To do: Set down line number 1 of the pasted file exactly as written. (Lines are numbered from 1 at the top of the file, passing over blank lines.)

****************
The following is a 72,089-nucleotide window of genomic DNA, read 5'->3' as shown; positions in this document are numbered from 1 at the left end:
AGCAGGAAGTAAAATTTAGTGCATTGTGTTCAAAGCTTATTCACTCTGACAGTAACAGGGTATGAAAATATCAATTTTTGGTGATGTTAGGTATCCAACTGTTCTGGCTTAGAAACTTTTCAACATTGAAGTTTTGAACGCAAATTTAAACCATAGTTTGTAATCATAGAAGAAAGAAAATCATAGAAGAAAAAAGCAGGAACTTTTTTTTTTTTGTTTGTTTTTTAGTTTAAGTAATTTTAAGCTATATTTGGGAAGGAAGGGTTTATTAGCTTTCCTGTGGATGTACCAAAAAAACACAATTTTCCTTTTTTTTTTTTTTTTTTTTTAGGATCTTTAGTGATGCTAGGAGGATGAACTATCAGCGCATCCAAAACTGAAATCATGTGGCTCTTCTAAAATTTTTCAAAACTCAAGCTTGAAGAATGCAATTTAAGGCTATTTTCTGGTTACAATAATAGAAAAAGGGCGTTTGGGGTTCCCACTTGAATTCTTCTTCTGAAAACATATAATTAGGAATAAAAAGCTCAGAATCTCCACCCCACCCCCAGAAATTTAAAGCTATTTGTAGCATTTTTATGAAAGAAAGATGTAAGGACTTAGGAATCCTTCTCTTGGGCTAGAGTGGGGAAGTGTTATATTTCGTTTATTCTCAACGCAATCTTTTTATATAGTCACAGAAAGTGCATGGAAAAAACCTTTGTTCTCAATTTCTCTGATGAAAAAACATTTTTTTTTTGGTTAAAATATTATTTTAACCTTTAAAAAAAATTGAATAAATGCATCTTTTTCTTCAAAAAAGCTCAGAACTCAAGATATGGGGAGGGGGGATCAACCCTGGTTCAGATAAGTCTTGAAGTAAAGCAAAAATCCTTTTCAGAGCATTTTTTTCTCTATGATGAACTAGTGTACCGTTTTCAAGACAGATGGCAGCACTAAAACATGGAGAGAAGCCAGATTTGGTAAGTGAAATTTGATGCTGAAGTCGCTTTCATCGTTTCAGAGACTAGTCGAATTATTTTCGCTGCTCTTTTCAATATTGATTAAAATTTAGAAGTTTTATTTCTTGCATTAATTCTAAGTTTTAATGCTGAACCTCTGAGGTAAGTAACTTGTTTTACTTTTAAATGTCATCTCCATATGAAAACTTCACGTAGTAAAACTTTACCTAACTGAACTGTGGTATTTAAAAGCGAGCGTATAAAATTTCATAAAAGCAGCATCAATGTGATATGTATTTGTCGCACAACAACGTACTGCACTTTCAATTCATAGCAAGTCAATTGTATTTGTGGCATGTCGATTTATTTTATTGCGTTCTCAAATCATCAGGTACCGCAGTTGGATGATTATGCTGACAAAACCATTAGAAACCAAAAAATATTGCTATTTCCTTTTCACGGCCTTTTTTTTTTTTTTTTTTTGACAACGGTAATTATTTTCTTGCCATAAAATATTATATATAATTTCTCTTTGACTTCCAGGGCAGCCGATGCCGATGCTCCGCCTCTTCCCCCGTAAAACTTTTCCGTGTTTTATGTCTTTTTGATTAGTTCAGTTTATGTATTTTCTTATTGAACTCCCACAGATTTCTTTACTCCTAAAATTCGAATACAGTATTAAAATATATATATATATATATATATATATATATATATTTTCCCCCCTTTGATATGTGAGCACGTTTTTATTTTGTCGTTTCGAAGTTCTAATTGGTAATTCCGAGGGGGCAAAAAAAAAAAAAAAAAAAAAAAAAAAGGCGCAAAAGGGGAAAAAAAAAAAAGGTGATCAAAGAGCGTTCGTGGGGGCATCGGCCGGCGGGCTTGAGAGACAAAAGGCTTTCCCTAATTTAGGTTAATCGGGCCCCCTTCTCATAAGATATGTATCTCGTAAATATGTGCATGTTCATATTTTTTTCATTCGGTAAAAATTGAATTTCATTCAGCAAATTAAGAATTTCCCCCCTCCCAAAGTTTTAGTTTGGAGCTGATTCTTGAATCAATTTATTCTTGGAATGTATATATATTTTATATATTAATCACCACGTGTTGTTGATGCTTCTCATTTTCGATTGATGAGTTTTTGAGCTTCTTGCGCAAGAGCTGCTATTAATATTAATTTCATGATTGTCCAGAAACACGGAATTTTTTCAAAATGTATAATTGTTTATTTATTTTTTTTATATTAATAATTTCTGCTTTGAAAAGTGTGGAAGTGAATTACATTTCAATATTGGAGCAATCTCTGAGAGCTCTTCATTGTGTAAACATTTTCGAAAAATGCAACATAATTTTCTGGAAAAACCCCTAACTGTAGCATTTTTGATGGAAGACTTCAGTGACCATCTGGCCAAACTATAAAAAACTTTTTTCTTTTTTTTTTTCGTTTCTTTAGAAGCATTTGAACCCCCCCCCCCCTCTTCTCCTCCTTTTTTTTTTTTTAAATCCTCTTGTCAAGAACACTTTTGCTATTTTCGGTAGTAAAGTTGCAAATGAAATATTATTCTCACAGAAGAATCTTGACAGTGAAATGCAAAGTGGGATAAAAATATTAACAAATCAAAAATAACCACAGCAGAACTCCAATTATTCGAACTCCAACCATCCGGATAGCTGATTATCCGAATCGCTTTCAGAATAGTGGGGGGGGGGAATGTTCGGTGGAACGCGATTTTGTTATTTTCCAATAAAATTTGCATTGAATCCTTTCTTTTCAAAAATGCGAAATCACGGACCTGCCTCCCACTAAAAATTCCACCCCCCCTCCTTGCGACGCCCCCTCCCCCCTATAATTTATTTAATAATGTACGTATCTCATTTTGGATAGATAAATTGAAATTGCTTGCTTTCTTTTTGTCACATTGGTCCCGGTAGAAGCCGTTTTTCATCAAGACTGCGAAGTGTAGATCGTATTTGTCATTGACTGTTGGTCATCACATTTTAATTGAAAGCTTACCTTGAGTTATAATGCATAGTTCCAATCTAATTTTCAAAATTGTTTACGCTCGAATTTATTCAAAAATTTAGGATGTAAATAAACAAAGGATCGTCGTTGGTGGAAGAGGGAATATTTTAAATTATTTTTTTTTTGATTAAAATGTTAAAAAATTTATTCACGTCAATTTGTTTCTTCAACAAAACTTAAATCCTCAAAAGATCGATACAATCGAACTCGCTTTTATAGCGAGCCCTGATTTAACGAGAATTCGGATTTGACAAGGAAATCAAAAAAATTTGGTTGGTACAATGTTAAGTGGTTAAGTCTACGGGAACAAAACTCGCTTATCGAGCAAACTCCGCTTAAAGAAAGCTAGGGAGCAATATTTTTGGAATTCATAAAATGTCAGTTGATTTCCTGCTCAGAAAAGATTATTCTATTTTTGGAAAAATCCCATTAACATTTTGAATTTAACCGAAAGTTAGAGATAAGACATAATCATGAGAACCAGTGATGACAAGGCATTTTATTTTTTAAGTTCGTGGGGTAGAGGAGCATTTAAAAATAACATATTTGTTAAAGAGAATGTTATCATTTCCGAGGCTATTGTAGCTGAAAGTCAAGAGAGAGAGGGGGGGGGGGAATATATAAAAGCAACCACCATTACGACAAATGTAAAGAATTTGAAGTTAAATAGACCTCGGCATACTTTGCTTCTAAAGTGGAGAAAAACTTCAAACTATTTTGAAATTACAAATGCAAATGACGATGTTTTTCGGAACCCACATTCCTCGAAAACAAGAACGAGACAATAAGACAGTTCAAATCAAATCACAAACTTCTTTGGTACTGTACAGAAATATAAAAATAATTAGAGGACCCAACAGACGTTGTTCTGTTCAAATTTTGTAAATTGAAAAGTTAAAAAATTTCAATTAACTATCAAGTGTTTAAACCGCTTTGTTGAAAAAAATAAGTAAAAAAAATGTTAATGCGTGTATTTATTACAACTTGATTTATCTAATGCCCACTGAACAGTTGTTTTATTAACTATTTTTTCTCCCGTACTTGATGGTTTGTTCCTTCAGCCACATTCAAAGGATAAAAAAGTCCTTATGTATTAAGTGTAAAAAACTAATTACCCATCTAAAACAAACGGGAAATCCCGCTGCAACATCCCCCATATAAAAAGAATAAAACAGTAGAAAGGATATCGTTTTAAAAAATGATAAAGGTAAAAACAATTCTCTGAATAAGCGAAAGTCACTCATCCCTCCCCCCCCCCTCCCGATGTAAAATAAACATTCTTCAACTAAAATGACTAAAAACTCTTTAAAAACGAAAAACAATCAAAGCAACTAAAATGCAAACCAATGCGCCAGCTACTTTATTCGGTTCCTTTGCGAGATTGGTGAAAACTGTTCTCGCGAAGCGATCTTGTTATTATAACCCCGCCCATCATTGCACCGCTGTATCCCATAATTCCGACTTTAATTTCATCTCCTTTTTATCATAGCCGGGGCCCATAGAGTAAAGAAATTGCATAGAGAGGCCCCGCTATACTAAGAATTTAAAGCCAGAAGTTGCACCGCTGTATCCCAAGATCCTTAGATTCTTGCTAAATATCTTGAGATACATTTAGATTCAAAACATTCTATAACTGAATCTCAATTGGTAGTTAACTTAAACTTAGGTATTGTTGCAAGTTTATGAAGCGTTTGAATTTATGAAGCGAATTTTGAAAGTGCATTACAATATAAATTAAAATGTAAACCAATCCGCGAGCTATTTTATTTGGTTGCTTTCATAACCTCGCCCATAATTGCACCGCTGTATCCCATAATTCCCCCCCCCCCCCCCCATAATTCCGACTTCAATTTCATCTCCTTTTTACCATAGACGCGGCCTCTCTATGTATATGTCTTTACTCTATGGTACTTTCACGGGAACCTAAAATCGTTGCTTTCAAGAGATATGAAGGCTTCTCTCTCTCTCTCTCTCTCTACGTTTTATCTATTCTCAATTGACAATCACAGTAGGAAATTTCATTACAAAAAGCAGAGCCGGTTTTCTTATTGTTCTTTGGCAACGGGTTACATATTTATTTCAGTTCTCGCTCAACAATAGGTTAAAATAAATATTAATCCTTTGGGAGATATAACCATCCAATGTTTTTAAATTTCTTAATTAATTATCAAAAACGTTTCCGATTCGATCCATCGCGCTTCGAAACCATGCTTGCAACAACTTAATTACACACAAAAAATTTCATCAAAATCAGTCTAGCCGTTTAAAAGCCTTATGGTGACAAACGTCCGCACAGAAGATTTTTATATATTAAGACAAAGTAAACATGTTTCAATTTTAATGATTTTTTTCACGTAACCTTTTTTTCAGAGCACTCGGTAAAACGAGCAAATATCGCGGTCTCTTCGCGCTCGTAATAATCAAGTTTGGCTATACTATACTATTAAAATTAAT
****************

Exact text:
The following is a 72,089-nucleotide window of genomic DNA, read 5'->3' as shown; positions in this document are numbered from 1 at the left end: